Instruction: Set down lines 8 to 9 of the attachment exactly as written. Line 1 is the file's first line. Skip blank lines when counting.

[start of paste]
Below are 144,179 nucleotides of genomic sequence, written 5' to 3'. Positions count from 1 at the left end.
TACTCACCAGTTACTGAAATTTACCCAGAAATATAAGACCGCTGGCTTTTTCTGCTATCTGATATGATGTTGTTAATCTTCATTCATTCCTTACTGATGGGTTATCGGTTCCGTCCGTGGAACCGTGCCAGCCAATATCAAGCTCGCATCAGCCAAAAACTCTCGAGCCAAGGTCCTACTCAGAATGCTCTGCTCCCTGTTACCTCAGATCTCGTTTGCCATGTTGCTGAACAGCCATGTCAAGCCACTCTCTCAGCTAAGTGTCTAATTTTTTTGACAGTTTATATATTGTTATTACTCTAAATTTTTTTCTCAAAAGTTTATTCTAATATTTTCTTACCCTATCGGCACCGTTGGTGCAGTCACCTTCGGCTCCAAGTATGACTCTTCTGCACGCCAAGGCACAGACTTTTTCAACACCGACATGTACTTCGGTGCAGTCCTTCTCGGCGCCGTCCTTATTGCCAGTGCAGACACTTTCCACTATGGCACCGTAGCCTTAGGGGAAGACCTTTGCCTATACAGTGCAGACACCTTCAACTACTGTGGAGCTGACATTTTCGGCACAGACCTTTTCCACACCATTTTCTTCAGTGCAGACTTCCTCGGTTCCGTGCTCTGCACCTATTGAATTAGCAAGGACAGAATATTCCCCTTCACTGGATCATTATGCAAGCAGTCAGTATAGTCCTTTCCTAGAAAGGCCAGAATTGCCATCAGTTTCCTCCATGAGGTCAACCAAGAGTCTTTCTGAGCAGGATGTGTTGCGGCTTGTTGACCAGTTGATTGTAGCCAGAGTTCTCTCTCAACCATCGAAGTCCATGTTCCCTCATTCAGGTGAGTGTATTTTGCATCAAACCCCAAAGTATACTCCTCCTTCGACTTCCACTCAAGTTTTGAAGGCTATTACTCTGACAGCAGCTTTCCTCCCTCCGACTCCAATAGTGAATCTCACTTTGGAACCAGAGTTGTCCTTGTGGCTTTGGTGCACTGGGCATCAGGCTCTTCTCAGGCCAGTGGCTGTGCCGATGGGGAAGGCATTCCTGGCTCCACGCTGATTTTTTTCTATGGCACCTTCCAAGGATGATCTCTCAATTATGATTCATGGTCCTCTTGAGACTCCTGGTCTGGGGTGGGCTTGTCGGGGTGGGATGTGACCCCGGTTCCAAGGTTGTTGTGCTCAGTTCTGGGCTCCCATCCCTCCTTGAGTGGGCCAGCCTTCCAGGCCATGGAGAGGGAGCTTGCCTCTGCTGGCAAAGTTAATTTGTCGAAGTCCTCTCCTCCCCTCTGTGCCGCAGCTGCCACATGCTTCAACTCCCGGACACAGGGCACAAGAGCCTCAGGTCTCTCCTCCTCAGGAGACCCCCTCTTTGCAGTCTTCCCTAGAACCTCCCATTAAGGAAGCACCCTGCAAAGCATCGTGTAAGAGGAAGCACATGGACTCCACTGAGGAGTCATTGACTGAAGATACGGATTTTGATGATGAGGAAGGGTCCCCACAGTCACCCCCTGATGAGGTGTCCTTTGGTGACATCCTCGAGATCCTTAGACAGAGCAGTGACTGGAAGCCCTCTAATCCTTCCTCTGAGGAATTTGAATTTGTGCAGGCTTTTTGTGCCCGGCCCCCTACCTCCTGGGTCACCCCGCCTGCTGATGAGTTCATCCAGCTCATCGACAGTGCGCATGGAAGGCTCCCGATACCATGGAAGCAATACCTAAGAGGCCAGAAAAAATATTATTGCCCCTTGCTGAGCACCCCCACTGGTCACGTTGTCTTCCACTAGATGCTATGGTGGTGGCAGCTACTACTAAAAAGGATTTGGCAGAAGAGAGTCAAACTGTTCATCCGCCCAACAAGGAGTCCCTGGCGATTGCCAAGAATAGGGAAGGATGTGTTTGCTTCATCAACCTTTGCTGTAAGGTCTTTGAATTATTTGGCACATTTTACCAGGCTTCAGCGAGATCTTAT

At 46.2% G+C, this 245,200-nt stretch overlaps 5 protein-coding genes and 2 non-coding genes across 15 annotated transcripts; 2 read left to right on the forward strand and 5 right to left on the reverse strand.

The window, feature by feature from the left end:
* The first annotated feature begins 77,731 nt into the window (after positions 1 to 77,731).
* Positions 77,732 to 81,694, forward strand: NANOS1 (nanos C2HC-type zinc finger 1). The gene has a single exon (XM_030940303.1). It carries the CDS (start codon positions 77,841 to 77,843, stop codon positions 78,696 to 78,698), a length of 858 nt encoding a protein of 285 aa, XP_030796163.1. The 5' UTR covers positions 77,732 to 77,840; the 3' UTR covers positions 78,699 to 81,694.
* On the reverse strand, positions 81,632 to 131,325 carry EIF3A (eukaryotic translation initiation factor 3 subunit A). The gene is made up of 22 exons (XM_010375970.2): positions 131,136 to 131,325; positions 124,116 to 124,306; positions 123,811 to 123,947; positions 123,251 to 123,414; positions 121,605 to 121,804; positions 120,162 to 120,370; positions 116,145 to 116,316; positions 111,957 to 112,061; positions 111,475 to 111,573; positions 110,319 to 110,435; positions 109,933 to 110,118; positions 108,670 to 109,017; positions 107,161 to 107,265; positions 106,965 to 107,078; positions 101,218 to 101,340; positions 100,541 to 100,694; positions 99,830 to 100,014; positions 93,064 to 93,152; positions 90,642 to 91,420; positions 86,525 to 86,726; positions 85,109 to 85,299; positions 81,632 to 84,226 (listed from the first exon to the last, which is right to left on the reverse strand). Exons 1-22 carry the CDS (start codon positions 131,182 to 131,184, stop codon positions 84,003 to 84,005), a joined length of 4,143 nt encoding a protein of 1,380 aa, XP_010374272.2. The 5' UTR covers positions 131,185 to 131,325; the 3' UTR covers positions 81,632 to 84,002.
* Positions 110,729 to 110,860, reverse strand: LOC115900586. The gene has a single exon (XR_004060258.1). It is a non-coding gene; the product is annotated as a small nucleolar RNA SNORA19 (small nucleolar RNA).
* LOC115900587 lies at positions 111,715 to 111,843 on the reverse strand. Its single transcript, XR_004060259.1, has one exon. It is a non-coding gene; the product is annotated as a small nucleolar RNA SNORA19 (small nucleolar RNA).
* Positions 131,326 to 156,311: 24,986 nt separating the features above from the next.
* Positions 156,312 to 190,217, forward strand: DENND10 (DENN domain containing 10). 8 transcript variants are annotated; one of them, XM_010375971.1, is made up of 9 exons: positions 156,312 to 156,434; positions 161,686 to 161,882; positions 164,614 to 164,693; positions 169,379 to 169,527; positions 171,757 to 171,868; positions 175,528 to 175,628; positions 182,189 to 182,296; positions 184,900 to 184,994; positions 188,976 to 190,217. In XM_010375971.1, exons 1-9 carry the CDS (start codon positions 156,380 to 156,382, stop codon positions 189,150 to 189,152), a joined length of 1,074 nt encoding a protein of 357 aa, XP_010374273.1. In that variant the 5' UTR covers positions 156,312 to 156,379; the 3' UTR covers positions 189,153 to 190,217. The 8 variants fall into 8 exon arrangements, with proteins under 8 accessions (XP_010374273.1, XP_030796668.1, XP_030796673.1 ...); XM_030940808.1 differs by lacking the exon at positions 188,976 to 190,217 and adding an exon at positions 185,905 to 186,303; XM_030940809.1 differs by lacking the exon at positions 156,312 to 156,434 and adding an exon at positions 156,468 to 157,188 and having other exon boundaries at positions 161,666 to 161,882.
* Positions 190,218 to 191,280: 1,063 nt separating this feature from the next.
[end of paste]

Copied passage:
* Positions 110,729 to 110,860, reverse strand: LOC115900586. The gene has a single exon (XR_004060258.1). It is a non-coding gene; the product is annotated as a small nucleolar RNA SNORA19 (small nucleolar RNA).
* LOC115900587 lies at positions 111,715 to 111,843 on the reverse strand. Its single transcript, XR_004060259.1, has one exon. It is a non-coding gene; the product is annotated as a small nucleolar RNA SNORA19 (small nucleolar RNA).